Pandemic to leave lasting mark on inequality, poverty, govt finances
IMF Blog || BusinessInsider
Photo illustration: Business Insider Bangladesh
Vaccination has saved lives and helped economic recovery in many countries, but uncertainty remains high amid new virus variants. The pandemic will leave a lasting mark on inequality, poverty, and government finances, our latest Fiscal Monitor finds.
With the pandemic, global debt in 2020 jumped by 14 percent to a record high $226 trillion. This figure includes both public and nonfinancial private sector debt. The latter will need to be monitored carefully, as excess private debt can eventually turn into higher public debt.
Public debt now amounts to $88 trillion, a value close to 100 percent of GDP. In 2021 and 2022, public debt is expected to decline by about 1 percentage point of GDP each year; after that, it should stabilize at about 97 percent of GDP. As debt rises, countries will need to calibrate fiscal policies to their own unique circumstances, including the rate of vaccination and strength of the recovery.
A brighter spot—but not for all
Country circumstances vary significantly between and within income groups and so do fiscal policies.
In advanced economies, fiscal policy remains supportive of economic activity and employment. In these countries, fiscal policy is shifting away from pandemic emergency and lifelines. It is already moving to public investment to facilitate a green and digital transformation. Some policies will also make economies more inclusive. In the United States, for example, some budget proposals aim to reduce inequality and could cut poverty by nearly one-third.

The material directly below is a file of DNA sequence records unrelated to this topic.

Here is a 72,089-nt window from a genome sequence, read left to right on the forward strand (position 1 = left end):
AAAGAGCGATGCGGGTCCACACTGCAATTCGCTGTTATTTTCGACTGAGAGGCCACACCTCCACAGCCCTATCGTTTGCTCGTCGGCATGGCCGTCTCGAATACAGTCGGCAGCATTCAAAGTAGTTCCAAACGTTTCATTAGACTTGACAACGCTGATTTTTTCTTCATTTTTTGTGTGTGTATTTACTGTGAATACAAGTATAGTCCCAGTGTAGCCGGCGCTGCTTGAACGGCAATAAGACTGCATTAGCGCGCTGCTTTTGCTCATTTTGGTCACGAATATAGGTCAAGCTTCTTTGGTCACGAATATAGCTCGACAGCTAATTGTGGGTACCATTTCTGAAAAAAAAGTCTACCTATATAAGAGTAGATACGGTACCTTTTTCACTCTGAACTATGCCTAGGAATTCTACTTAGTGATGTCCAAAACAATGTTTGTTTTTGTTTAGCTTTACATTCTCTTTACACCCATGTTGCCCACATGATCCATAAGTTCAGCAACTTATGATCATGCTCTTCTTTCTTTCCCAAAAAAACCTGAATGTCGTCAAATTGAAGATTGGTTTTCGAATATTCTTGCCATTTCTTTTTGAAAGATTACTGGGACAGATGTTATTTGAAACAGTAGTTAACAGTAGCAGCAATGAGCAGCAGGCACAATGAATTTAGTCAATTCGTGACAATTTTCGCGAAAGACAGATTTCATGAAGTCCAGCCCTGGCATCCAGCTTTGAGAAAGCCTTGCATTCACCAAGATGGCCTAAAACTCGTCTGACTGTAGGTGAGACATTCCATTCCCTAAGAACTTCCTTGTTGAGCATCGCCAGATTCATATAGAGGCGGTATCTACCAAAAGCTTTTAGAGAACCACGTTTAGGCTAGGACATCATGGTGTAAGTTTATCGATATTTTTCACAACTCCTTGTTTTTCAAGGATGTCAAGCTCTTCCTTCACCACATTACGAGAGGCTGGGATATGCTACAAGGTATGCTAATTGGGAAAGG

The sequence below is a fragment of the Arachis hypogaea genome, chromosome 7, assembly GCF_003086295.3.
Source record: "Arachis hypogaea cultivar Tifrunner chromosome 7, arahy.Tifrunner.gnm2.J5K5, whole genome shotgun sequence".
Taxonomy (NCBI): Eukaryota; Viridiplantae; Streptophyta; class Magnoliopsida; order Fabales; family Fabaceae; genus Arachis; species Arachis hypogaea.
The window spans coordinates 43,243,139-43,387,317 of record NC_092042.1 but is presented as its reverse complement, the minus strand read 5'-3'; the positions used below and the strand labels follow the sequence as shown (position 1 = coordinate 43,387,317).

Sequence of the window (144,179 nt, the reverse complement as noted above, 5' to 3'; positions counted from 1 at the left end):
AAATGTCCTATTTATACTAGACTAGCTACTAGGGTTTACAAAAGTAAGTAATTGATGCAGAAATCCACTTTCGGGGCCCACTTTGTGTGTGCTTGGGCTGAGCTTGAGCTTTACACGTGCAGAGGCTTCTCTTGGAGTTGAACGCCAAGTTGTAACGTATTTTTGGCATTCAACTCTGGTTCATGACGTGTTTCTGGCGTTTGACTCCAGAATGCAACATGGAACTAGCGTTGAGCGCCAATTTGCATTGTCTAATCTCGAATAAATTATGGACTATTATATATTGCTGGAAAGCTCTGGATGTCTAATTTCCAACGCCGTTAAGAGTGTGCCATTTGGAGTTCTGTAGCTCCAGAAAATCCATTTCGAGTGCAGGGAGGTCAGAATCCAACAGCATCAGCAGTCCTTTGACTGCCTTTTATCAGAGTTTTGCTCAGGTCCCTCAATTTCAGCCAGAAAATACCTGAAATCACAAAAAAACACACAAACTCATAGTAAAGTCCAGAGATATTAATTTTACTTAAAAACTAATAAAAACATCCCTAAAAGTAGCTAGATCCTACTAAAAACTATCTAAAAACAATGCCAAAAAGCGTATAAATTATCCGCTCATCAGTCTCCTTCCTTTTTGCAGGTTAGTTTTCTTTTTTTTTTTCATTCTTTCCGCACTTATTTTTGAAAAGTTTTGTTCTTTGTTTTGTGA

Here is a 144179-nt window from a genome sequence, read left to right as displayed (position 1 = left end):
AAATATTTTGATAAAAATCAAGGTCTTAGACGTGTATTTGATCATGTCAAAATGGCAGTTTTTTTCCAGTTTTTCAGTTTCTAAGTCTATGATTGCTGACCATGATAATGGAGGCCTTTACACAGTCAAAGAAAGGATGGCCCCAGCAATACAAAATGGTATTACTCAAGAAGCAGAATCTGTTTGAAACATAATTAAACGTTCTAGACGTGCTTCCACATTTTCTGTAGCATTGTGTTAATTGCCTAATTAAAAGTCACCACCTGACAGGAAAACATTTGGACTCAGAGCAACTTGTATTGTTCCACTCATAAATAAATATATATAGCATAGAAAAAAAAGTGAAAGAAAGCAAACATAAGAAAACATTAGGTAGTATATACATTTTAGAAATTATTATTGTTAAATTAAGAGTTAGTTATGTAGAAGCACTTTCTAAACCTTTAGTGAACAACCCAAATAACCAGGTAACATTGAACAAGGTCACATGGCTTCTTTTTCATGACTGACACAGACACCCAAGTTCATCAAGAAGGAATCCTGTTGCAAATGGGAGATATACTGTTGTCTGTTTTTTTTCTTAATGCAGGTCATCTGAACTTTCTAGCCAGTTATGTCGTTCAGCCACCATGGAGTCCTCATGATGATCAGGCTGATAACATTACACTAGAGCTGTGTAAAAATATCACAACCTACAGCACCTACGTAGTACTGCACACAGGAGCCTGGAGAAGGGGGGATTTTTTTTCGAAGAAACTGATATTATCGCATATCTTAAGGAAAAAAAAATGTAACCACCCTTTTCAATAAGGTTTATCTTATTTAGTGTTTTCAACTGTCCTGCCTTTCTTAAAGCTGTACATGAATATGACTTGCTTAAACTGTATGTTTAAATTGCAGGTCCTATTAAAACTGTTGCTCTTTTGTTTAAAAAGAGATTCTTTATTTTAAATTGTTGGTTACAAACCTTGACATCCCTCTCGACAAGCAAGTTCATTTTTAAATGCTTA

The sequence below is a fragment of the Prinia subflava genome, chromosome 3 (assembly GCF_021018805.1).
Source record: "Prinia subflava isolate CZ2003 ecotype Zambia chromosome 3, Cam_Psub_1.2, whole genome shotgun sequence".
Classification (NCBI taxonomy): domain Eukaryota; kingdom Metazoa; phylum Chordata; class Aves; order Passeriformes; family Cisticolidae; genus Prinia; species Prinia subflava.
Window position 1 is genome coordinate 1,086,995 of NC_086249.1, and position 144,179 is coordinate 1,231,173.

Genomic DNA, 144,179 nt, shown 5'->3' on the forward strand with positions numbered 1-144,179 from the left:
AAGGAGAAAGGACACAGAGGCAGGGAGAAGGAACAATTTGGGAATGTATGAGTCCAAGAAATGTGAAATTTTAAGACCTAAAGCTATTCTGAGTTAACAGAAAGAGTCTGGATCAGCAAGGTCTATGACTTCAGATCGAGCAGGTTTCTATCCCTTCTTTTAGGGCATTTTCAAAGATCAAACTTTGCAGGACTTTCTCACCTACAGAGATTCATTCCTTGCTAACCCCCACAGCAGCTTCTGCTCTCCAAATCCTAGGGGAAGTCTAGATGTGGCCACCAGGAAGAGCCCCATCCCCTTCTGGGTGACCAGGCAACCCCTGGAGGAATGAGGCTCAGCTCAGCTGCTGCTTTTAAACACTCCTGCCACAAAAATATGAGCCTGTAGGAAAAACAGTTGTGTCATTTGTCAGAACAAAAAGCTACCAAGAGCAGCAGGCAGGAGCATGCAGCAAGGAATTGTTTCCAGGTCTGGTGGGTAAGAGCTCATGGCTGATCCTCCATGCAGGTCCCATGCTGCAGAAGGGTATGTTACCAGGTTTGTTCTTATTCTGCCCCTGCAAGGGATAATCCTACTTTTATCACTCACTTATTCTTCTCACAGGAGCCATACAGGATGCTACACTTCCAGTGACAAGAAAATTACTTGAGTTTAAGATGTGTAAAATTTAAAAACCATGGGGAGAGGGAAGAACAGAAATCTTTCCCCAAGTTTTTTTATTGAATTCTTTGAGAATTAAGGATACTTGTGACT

Fiscal policies are also relevant globally. The large packages announced by the European Union (Next Generation EU Recovery Plan) and the United States (American Jobs Plan and American Families Plan), for example, could add a cumulative $4.6 trillion to global GDP between 2021 and 2026 if fully implemented.
Emerging markets and low-income developing countries face a more challenging outlook as large portions of the population remain unvaccinated in many countries. In addition, the crisis is expected to have long-lasting negative impacts and lead to a reduction in fiscal revenues relative to pre-pandemic trends, especially in low-income developing countries. This will make it more challenging to pursue the development agenda. Already more limited than in advanced economies, fiscal support is waning further due to tightening financing constraints. Governments will need to continue to prioritize health and protect the most vulnerable. Despite economic improvements compared to the worst of the crisis, an estimated 65–75 million more people will fall into poverty at end-2021 than would have been the case without the pandemic.
Risks mainly stem from virus variants and low vaccine coverage. Large debts and government financing needs are also sources of vulnerability. Borrowing costs are already increasing, as central banks in some emerging market economies have started raising interest rates to stave off inflation. Moreover, there is the risk of a sudden rise in interest rates in advanced economies. This would put pressure on financing conditions, which would have an especially detrimental effect on highly indebted and financially fragile countries. On the positive side, greater efforts to accelerate vaccination across the globe would increase growth prospects and boost public finances.